Can a campaign for nature and community rights stop aerial spraying in Oregon?
High Country News, 10/23/2019
With both hands in the pockets of his khakis, Loren Wand wavered nervously on a small stage at Bier One Brewing in Newport, Oregon… As Wand started speaking, someone in the audience reminded him to talk directly into the microphone.
He did, telling the story of his wife, Debra Wand, who was 44 when she died from cancer. Wand attributes her illness, which started with respiratory issues, to aerially sprayed herbicides that drifted onto his wife on their rural property. At the 2015 kickoff for a campaign to ban aerial pesticide spraying in Lincoln County, Wand said it was time to put the rights of people and the environment over corporate profit.
Wand’s story was the first of many told during the campaign for the ballot initiative, which narrowly prevailed in May 2017. Almost immediately after the ban passed, however, a local timberland owner and farming corporation challenged it in court. This September, a circuit court judge struck it down, saying it violated a state law pre-empting counties and cities from regulating pesticides. [Emphasis Added]
Pittsburgh gun ordinances struck down by Allegheny County judge
PITTSBURGH — Gun restrictions passed by the city of Pittsburgh earlier this year were struck down by an Allegheny County judge on Tuesday.
Judge Joseph James agreed with attorneys for gun rights advocates that the Pennsylvania Uniform Firearms Act trumps the city’s ability to pass such legislation at a local level.
As Fairhill reels from weekend shooting, a reminder of government’s role in preventing trauma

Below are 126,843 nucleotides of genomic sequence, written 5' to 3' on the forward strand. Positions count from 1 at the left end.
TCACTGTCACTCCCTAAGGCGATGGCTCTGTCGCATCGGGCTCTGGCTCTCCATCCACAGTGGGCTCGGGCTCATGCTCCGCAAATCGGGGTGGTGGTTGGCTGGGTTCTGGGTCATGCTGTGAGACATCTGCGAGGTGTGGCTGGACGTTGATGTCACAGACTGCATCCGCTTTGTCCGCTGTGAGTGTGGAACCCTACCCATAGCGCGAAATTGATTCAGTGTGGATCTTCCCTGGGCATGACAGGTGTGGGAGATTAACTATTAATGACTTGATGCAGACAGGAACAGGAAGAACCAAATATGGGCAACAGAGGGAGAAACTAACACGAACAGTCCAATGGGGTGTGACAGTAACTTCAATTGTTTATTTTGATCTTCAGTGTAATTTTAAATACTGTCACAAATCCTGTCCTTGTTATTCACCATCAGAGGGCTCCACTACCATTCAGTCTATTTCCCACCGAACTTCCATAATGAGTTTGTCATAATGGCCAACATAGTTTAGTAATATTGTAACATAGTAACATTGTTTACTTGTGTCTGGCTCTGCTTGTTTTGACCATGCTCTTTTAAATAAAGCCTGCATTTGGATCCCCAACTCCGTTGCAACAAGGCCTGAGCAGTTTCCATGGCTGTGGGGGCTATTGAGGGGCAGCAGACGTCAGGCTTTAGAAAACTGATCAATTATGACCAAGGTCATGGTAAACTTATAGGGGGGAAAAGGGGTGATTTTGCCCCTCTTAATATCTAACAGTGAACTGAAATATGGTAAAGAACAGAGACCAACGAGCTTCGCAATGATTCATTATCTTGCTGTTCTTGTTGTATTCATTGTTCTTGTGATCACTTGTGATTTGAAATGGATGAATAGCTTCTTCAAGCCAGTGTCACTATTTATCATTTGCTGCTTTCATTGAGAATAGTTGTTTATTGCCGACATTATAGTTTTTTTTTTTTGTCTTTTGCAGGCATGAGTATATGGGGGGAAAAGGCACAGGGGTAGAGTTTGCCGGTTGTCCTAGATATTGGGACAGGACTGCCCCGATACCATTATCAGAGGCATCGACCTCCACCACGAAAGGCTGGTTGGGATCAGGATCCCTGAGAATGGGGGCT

Philadelphia Inquirer, 10/14/2019
Gun violence is sickening an entire generation. Like all epidemics, it requires swift action. It requires Philadelphia to enact common sense gun control.
But Pennsylvania has a “preemption law.” This means our city cannot pass gun legislation more restrictive than what our state allows. We cannot ban assault-style weapons. We cannot keep firearms out of city parks. We cannot limit the number of guns a person may own or require safe storage.
Rep. Kyle Kacal talks election issues, Bonnen recording
Waco Tribune-Herald 10/27/2019
Kacal and the other GOP lawmakers apparently were targeted because they didn’t support Senate Bill 29, a failed bill that would have prevented cities and counties from lobbying using taxpayer dollars.
Kacal this week was unapologetic about that position, saying that he doesn’t see county and city governments as the adversaries some state lawmakers do.
“I ran on local control, and I think I’ve been consistent since Day 1,” he said. “I’ve worked with my mayors, county judges, commissioners. It’s a partnership. …My job is not to come in and tell the people of Waco that you voted wrong.”
House Speaker Dennis Bonnen may be gone, but the fight over local control continues
Richard Green, star-telegram.com, 10/25/2019
Prior to and during the Legislature’s last session, readers may recall, I tried to sound the alarm about the disdain many of our state lawmakers have for local governments.
Some of the feedback I received was that my concerns were unfounded and that our representatives were only trying to cut property taxes.